A month after controversy engulfed The Jewish Museum’s upcoming exhibition of Nazi imagery in contemporary art, the real thing is now on display in a Chelsea gallery.
Scheduling Leni Riefenstahl’s first New York solo show of photographs from “Olympia,” her film about the 1936 Berlin Games, to coincide with the Salt Lake Olympic Games, gallery owners Marianne Boesky and Marla Hamburg Kennedy are now scrambling to soften the impact of their exhibition of Hitler’s favorite filmmaker.
Buffeted by criticism from friends, collectors and anonymous callers before “Leni Riefenstahl: Film + Photo” opened last Friday, Boesky and Kennedy drafted a statement explaining their rationale for presenting the work of Riefenstahl, who is both hailed as a pioneering modern artist and reviled as a master of Nazi propaganda.
“We can only hope that you will consider that censuring this work will not make it go away or obliterate her dramatic impact on the art of filmmaking and photography,” reads the statement, available at the gallery’s front desk.
Feeling pressure, the gallery owners said they will donate their profits to the U.S. Holocaust Memorial Museum and other similar organizations, but have not yet made any contacts.
“I’m confident that, if offered, the museum would reject any fruits of such a tainted and unacceptable person,” said Rabbi “Yitz” Greenberg, chairman of the U.S. Holocaust Memorial Council, which runs the museum on the Mall in Washington. A few years ago, the museum rejected an offer of proceeds from the auction of Nazi memorabilia, he noted.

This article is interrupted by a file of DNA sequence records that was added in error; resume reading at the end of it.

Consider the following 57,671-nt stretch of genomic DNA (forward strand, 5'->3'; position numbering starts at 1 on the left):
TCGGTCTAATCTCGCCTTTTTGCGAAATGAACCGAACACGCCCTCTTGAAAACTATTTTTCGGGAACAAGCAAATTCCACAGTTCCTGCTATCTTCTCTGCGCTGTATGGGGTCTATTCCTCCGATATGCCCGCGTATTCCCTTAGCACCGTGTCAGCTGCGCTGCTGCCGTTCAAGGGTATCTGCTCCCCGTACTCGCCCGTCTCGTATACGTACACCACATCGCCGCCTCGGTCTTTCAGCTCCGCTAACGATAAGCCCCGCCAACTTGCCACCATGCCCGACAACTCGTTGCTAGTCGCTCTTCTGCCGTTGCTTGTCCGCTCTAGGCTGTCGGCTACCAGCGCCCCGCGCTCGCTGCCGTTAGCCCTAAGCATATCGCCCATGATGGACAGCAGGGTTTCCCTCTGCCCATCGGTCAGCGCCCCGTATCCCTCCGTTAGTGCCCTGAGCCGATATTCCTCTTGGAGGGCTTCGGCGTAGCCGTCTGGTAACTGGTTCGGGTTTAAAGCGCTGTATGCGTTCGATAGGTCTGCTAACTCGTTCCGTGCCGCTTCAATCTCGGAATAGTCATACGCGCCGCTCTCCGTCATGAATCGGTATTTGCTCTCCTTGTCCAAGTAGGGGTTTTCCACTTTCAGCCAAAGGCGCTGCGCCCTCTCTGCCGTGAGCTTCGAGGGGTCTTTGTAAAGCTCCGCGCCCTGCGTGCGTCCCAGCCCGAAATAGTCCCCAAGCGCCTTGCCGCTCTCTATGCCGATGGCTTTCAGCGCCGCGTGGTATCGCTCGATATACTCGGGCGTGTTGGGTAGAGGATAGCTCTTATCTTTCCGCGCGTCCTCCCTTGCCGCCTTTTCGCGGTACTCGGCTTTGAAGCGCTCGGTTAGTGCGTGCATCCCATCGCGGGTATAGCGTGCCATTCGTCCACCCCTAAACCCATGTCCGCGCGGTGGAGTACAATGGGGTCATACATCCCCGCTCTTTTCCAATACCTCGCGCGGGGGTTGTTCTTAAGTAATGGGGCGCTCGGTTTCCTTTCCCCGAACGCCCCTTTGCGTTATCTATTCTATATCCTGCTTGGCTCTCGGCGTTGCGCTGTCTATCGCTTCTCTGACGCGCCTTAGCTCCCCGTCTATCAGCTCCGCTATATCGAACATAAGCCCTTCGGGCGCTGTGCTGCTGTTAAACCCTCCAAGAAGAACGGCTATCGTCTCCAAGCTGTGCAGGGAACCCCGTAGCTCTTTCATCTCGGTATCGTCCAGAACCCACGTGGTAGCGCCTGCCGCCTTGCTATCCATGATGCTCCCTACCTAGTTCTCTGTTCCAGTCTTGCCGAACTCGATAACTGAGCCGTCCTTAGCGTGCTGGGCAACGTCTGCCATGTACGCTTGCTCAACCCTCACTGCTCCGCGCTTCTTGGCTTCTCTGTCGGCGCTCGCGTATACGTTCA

“This is to me a somewhat problematic trend in the sense of a continued glorification of Nazi-related imagery,” said Menachem Rosensaft, an outspoken critic of The Jewish Museum and founding chair of the International Network of Children of Jewish Holocaust Survivors.
The 1990s has witnessed the incremental rehabilitation of Leni Riefenstahl, who spent three years in a French detention camp after the war and underwent de-Nazification, though she was never formally charged with war crimes and continues to insist on her artistic purity. Her art is increasingly exhibited internationally, Jodie Foster plans to make a film of her life, and she has begun conducting more interviews as she approaches the release of her first film since 1954 to coincide with her 100th birthday in August.
In an interview a few hours before the opening, Marianne Boesky and Marla Hamburg Kennedy chatted about their Jewish backgrounds and their shared belief in the quality and influence of Riefenstahl’s work. On the other hand, Boesky thinks Riefenstahl was a willing collaborator; Kennedy believes her claim to be an independent artist Marianne Boesky, daughter of disgraced Wall Street trader Ivan Boesky, has become an important dealer in the late 1990s by showing the work of young art stars such as Lisa Yuskavage and Takashi Murakami. Hamburg Kennedy, who investigated fascist architecture in her undergraduate thesis, has been in the photography business for more than 20 years. The Riefenstahl show is their second joint effort since they joined forces in May to introduce journalistic and documentary photography to fine art.
Kennedy says she attends Shabbat services at Congregation B’nai Jeshurun and Boesky says her family has been supporters of Jewish causes. Both have lost family in the Holocaust.